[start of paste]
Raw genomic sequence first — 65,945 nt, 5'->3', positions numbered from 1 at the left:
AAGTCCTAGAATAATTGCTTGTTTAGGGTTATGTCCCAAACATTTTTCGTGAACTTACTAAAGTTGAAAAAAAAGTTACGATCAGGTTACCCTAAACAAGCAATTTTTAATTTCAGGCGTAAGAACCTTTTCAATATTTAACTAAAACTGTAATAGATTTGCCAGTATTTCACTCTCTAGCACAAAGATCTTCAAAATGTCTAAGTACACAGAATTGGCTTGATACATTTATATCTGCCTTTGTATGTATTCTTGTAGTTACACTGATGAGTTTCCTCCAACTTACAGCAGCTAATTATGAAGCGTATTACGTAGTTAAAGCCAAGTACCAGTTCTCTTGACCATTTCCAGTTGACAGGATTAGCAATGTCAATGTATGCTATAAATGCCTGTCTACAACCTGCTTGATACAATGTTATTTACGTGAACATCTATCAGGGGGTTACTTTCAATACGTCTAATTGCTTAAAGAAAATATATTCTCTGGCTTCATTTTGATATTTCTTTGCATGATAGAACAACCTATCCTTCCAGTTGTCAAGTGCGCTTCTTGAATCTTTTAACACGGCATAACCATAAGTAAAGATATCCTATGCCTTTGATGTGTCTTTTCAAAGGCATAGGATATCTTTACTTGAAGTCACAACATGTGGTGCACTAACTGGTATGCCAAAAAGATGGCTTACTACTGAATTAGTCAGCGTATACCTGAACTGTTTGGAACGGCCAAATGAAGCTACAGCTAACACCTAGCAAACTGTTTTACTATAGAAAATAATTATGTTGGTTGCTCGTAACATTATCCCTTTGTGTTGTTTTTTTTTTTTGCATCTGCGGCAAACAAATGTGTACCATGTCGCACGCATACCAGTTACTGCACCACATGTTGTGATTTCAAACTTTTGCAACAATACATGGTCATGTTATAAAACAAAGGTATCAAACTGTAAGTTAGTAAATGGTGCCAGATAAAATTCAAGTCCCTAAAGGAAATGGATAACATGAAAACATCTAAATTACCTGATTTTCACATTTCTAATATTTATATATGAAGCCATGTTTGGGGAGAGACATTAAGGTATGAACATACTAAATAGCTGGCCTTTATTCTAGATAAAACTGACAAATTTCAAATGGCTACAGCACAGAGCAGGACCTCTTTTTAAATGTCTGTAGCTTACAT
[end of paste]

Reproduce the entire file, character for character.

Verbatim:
Raw genomic sequence first — 65,945 nt, 5'->3', positions numbered from 1 at the left:
AAGTCCTAGAATAATTGCTTGTTTAGGGTTATGTCCCAAACATTTTTCGTGAACTTACTAAAGTTGAAAAAAAAGTTACGATCAGGTTACCCTAAACAAGCAATTTTTAATTTCAGGCGTAAGAACCTTTTCAATATTTAACTAAAACTGTAATAGATTTGCCAGTATTTCACTCTCTAGCACAAAGATCTTCAAAATGTCTAAGTACACAGAATTGGCTTGATACATTTATATCTGCCTTTGTATGTATTCTTGTAGTTACACTGATGAGTTTCCTCCAACTTACAGCAGCTAATTATGAAGCGTATTACGTAGTTAAAGCCAAGTACCAGTTCTCTTGACCATTTCCAGTTGACAGGATTAGCAATGTCAATGTATGCTATAAATGCCTGTCTACAACCTGCTTGATACAATGTTATTTACGTGAACATCTATCAGGGGGTTACTTTCAATACGTCTAATTGCTTAAAGAAAATATATTCTCTGGCTTCATTTTGATATTTCTTTGCATGATAGAACAACCTATCCTTCCAGTTGTCAAGTGCGCTTCTTGAATCTTTTAACACGGCATAACCATAAGTAAAGATATCCTATGCCTTTGATGTGTCTTTTCAAAGGCATAGGATATCTTTACTTGAAGTCACAACATGTGGTGCACTAACTGGTATGCCAAAAAGATGGCTTACTACTGAATTAGTCAGCGTATACCTGAACTGTTTGGAACGGCCAAATGAAGCTACAGCTAACACCTAGCAAACTGTTTTACTATAGAAAATAATTATGTTGGTTGCTCGTAACATTATCCCTTTGTGTTGTTTTTTTTTTTTGCATCTGCGGCAAACAAATGTGTACCATGTCGCACGCATACCAGTTACTGCACCACATGTTGTGATTTCAAACTTTTGCAACAATACATGGTCATGTTATAAAACAAAGGTATCAAACTGTAAGTTAGTAAATGGTGCCAGATAAAATTCAAGTCCCTAAAGGAAATGGATAACATGAAAACATCTAAATTACCTGATTTTCACATTTCTAATATTTATATATGAAGCCATGTTTGGGGAGAGACATTAAGGTATGAACATACTAAATAGCTGGCCTTTATTCTAGATAAAACTGACAAATTTCAAATGGCTACAGCACAGAGCAGGACCTCTTTTTAAATGTCTGTAGCTTACAT